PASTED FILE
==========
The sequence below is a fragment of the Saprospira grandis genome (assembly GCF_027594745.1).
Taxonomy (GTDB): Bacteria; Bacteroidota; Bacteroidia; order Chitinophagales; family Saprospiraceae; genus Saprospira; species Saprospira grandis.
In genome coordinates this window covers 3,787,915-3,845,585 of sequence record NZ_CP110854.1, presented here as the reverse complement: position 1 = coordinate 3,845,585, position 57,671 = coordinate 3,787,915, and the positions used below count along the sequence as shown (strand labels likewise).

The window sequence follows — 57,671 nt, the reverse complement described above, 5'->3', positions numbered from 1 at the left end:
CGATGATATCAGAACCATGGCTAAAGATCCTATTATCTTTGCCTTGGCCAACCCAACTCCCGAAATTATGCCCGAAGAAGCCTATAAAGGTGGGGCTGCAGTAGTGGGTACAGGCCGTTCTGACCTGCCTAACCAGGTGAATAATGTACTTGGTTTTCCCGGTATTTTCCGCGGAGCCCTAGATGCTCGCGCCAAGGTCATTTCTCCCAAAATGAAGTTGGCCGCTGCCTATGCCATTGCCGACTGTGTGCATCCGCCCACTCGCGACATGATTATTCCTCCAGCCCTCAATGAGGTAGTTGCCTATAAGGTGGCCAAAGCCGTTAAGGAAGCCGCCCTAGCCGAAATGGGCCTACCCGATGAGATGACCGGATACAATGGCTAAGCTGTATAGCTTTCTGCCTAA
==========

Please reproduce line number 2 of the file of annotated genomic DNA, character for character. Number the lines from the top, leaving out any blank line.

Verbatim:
Taxonomy (GTDB): Bacteria; Bacteroidota; Bacteroidia; order Chitinophagales; family Saprospiraceae; genus Saprospira; species Saprospira grandis.